The Chairman and CEO of Litro Gas shares insights on infusing professionalism and accountability into Sri Lanka’s public sector and positioning Litro Gas as a driver of innovation and productivity and an enabler of a sustainable economy.
Muditha Peiris, Chairman and CEO of Litro Gas, emphasizes the importance of public sector reform, especially in StateOwned Enterprises (SOEs), to lead the change in increasing efficiency, productivity, and transparency. In this interview, Peiris discusses the critical components of public sector reforms, such as infusing professionalism and accountability, to improve the efficiency and effectiveness of the public sector in delivering services to the public. He shares his thoughts on the challenges of aligning people and changing mindsets and outlines his approach to building trust and confidence among his team. He also shares his outlook for the economy and envisions the future economic model of Sri Lanka as one that fosters innovation to create competitive platforms to compete and create markets. Peiris also shares his vision for the future, on how Litro is placing people, the planet and profit at its core as it drives industry, enterprise, and innovation to increase national productivity.
As the focus on public sector reforms, especially SOEs is of vital importance if Sri Lanka is to sustain a transformation of the economy, what are your thoughts on public sector reforms including infusing professionalism and accountability?
Public sector reforms are essential for a country to enhance its economic growth and development. In Sri Lanka, State-Owned Enterprises (SOEs) play a significant role in the country’s economy. Therefore, it is crucial to reform the public sector, especially SOEs, to lead the change in increasing efficiency, productivity, and transparency. More importantly, this is required to rebuild the trust and confidence the people of the nation had in the system and that forms the backbone to serve the people of this nation. Whilst it is true SOEs serve all citizens, it is equally true that income is unequally distributed, and therefore there is an onus on SOEs to play their part efficiently for there are segments of society that depend on it for survival. State support, however, is not a defensive position. SOEs must equally play a pivotal role in spearheading effectiveness in national transformation for the competitiveness of the nation.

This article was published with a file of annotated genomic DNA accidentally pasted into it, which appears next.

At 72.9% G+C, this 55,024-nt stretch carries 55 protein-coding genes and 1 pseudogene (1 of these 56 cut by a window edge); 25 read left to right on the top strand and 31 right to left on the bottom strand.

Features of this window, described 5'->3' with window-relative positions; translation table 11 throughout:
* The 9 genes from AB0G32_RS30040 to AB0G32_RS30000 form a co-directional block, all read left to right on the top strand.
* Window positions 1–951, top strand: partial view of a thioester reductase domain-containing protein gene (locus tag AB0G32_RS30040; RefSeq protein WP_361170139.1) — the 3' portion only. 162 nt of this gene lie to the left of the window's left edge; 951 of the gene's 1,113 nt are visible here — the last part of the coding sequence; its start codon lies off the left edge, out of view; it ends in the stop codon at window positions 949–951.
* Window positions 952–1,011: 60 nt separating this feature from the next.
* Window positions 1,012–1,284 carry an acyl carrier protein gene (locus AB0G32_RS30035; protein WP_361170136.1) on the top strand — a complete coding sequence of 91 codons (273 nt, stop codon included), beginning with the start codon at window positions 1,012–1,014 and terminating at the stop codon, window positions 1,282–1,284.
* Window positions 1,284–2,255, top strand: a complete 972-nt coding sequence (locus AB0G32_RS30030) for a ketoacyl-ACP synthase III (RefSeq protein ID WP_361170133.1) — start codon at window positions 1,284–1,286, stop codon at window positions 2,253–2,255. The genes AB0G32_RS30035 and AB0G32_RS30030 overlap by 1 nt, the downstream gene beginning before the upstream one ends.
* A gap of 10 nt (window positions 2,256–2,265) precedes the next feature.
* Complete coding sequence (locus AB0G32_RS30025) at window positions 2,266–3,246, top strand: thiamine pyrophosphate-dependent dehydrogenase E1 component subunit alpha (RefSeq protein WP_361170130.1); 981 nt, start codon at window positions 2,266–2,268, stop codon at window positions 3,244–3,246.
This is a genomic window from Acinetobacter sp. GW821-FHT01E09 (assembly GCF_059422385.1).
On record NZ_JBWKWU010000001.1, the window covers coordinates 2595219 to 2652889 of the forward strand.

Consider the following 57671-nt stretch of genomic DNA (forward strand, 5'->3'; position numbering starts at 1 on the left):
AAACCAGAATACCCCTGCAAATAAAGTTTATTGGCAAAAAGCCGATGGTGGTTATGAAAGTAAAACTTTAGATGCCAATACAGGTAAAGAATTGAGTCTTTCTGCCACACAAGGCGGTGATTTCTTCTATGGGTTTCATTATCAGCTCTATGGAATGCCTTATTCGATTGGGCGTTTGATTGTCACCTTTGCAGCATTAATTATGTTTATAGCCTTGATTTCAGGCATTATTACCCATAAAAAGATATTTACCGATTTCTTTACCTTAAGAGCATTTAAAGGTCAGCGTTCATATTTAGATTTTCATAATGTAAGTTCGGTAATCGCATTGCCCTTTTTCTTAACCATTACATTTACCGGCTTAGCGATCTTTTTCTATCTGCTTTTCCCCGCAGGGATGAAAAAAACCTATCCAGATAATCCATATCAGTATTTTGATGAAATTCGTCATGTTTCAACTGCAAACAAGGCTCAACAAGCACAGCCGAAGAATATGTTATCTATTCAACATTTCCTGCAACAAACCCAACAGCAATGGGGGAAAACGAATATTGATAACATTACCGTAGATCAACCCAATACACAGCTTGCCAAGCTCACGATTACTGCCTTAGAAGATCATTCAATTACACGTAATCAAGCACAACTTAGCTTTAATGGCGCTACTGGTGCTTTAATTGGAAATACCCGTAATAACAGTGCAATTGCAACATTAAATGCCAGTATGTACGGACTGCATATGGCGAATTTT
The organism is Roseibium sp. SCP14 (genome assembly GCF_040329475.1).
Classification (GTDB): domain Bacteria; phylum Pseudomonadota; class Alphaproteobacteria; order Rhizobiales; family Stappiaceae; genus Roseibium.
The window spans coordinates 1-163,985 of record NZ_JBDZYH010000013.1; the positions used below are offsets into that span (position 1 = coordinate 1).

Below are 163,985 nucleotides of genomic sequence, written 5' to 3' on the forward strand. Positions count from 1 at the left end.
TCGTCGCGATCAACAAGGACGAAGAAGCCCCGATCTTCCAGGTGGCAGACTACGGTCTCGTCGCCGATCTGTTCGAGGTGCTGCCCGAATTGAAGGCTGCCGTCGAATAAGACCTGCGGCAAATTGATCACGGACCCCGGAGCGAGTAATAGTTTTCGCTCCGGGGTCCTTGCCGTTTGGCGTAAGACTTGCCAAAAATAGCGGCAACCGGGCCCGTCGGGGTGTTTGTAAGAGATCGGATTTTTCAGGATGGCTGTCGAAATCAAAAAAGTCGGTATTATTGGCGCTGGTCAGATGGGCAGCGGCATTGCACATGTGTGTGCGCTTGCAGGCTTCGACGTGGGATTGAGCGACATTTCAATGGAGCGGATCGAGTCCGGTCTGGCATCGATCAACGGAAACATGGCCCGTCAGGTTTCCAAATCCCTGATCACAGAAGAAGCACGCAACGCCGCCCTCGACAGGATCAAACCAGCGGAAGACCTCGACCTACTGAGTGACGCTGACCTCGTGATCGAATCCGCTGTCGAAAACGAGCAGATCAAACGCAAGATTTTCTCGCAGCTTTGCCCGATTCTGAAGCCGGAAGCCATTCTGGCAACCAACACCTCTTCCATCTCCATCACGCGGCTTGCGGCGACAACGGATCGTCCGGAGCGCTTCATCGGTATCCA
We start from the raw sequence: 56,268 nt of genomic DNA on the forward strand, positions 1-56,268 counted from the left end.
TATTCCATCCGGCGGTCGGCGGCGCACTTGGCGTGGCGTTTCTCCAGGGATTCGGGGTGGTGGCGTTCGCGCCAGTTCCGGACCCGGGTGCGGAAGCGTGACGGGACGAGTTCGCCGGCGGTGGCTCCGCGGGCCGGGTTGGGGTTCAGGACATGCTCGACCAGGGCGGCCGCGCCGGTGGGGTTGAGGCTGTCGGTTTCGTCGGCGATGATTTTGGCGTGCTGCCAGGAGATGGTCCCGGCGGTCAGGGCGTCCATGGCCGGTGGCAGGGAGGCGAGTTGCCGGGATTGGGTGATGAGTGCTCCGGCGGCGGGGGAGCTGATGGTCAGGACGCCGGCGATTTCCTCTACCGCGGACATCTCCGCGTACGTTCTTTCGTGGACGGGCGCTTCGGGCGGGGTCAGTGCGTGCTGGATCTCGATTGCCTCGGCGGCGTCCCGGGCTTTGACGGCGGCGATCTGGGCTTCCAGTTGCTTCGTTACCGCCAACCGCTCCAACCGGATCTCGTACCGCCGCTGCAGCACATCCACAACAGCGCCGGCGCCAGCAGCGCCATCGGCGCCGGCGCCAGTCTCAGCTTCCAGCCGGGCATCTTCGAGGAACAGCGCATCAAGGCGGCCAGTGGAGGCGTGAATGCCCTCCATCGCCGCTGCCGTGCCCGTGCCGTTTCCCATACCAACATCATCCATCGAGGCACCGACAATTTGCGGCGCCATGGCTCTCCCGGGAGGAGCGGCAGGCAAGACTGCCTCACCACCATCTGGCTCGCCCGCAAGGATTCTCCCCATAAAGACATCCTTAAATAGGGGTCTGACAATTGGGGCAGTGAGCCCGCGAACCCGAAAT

To achieve such a state, one of the critical components of public sector reforms is infusing professionalism and accountability into the public sector. Professionalism ensures that public sector employees have the necessary skills and knowledge to perform their duties efficiently and effectively. Accountability, on the other hand, ensures that public sector officials are responsible and answerable for their actions and decisions. By infusing professionalism and accountability, the public sector can improve its efficiency and effectiveness in delivering services to the public. It can also increase public trust and confidence in the government, leading to a more transparent and accountable public sector.
In Sri Lanka, the government has taken steps to reform the public sector and improve professionalism and accountability. For example, the government has implemented a performance management system, which includes performance agreements for senior public officials. The system aims to hold officials accountable for their performance and ensure that they meet specific targets. Moreover, the government has established the National Procurement Commission to oversee public procurement and ensure transparency and accountability. The Commission has the power to investigate and take action against any irregularities in the procurement process.